Writer’s Retreat

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Thumbing through an old issue of Writer’s Digest magazine, I notice that 50% of the adverts are trying to get me to go for my MFA and the other 50% are enticing me to travel to a writer’s retreat.

Retreat.  Writing.  My idea of heaven. [Sigh].

I say this because my normal writing environment is the exact opposite of a retreat.  It’s the kitchen table.  I am in the middle of a high traffic zone.  I keep accidentally planting my feet in the cat’s food dish.  The people who are renovating down the street like to employ their concrete cutting saw just when I’m fumbling around for the right word or phrase.  My “office” is anything but conducive to the kind of quiet, contemplative thought that writing requires.

I look longingly at these advertisements for writing retreats.  One shows an idyllic pastoral setting; a huge classic barn in the middle of a quiet field.  I wonder, do we write in the barn?  Is there livestock kept in the barn?  Do we each get our own stall?  I thought about trying the retreat at the Banff Centre, in the Rocky Mountains but  I know people there and would thus be tempted to meet for quick coffees that might turn into long dinners and wine in hot tubs…and then, there’s the bears which would discourage me from taking long contemplative strolls.  I can’t be anywhere near distractions or anywhere where I’m not at the top of the food chain should I venture outside.

Here is my fantasy writer’s retreat:  by the sea (but not too close – I’m not fond of unexpected dips in the ocean).  We’ll say “overlooking the sea.”  I’d settle for “sea breezes.”  Ok, high enough over the ocean for a view but not a drowning.  I would write in a white cottage.  Or, maybe a converted lighthouse.  There would be every convenience except no kitchen.  Maybe a bar fridge (fully stocked, thank you.)  I want my meals brought to me, discreetly left outside the door in insulated baskets.  There would be plenty of hot water and down duvets (it’s chilly on the coast in the evening) but also a deck or patio for quiet reflection in the aforementioned sea breezes.  There must be an up-to-date dictionary and thesaurus on site.

There would be none of the following:

  • interruptions
  • telephones
  • televisions
  • internet (I’m easily distracted)
  • mice (if this cannot be guaranteed I reserve the right to bring my cat)
  • receptions/”get togethers”/group walks or yoga/meditation/tai chi classes at either sunrise or sunset or any other time
  • excessive airplane traffic i.e. a cottage at the end of a runway would not do

As I said, this is my fantasy retreat.  When I describe this place to my family they stare at me slack-jawed, uncomprehending and perplexed.  “Won’t you miss us, mommy?”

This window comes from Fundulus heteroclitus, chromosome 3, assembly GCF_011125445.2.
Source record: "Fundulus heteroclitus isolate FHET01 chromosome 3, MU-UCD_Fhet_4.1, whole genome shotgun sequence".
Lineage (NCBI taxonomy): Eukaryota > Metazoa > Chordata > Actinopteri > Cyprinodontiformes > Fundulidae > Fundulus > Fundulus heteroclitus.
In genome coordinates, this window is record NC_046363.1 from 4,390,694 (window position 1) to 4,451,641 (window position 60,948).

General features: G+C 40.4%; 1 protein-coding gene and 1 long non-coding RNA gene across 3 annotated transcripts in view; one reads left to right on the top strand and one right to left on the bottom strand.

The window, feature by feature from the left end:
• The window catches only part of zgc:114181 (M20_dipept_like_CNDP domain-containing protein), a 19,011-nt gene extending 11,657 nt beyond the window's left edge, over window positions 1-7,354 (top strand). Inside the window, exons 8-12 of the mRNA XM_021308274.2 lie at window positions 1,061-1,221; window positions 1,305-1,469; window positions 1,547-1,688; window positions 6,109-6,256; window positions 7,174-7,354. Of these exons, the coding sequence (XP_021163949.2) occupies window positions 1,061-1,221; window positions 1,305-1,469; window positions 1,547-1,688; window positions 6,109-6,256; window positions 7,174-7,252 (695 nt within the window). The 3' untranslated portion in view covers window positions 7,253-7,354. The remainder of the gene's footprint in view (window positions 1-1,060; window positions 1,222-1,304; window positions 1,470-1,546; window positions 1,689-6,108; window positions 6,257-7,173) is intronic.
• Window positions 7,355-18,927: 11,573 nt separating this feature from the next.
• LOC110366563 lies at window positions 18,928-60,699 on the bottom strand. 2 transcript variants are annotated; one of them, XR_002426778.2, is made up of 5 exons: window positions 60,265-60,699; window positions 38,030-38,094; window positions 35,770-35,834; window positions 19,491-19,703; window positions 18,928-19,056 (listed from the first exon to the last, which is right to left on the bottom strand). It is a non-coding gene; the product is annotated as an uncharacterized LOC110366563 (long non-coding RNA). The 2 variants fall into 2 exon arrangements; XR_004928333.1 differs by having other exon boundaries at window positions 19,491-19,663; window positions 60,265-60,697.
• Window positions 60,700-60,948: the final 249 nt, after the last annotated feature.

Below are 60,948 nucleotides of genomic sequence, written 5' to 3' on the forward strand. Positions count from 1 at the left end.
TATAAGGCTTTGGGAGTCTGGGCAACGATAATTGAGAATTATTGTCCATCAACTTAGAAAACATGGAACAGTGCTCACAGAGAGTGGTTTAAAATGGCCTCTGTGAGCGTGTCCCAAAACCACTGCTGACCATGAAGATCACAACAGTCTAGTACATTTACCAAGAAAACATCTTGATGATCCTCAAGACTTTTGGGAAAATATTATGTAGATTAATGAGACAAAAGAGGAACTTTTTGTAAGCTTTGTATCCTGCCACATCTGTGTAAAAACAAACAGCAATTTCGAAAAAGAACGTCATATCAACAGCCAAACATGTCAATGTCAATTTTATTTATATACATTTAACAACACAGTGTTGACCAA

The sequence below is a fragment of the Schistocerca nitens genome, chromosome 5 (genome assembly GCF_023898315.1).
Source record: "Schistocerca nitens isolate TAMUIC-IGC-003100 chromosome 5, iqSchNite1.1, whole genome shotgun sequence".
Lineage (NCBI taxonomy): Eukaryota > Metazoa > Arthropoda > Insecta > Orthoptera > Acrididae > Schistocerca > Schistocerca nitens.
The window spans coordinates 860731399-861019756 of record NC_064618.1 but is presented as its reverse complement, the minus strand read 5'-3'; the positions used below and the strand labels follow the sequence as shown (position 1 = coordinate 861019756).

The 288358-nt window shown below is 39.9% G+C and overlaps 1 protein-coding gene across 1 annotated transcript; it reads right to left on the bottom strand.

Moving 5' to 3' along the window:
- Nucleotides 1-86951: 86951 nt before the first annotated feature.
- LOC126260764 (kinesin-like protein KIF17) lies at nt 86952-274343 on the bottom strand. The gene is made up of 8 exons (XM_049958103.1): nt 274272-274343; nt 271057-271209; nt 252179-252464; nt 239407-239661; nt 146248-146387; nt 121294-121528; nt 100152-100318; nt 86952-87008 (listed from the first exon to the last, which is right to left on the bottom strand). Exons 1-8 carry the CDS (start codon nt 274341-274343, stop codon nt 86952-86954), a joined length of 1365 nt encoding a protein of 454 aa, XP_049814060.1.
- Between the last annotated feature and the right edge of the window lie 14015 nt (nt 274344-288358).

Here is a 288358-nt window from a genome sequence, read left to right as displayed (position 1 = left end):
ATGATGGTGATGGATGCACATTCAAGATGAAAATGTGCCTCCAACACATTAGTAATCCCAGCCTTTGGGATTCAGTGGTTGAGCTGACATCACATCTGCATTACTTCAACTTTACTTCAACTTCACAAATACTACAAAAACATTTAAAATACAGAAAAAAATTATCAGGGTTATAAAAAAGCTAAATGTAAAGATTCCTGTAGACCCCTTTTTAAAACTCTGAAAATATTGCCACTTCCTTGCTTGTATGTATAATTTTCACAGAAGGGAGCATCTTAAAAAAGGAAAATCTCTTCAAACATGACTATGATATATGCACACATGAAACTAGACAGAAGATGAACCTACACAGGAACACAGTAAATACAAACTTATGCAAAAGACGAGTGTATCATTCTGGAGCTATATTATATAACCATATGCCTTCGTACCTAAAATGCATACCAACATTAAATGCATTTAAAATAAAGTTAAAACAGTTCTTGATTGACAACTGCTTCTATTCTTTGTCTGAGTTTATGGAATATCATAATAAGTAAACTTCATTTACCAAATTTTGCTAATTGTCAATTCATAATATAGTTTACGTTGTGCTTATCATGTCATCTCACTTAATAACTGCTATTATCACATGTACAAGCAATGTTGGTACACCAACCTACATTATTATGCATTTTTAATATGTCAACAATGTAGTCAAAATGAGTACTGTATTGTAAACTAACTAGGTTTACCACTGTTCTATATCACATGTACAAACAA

No.

Because here’s the thing:  it’s not forever.  It’s maybe a week.  After all, even I would drive myself crazy with nobody but myself after a week (maybe sooner – I start arguments  with myself after 3 days).  What I crave more than anything is a brief, finite period of solitude so that I can sort out all of the noise in my head, separate the crap from the possible.  I have a hard time doing that when I have to tend to other’s needs and wants.  I am not an effective divider of self.

Sadly, idyllic writer’s retreats even out in the middle of nowhere are pricey (it’s that food delivery thing and the fully stocked wine fridge, I think) so I’ve come up with a mini-retreat idea:  One night in a hotel.  I confess, when I mentioned the words “one night in a hotel,” my poor neglected husband got all excited until he realized he’d be at home with children and cat.  Here’s how it would work: check in as soon as they let me. Luggage consists of pjs, toothbrush, maybe some healthy snacks, and the laptop.  Write until dinner; order room service.  Continue to write until the wee hours, get up and start again after a steaming hot hotel shower. Stay until some hotel staffer forces me to check-out.  Do all things necessary to keep breathing but writing has to be the Main Event.

Note: the hotel has to be nice – not a dive where I have to constantly check the door for security reasons and the comforters for creepy-crawlies.  The food must be good – I don’t know why this is important but it just is.

For my part, I have to deliver.  Not a novel, mind you, but something other than grocery lists.  I’ve done this before – I was given a night at the Hotel Arts in Calgary once.  I wrote until 2 a.m.  It was all stream of consciousness stuff but afterward, I had useable material.  I came up with the opening scene for The Novel.  Dinner was yummy and I didn’t have to cook it myself.

I can do this.  I’m disciplined and desperate enough.  It’s a great way to get back on the wagon after a summer of sloth.

 

 

 

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2 responses »

  1. You do know that most of these places, including the one where the elves leave you lunch in the basket, offer scholarships? That’s right: you get yourself there, and then the whole affair is free.

    f-r-e-e.

    Imagine how much more your family would appreciate you after you’d been gone a whole week…

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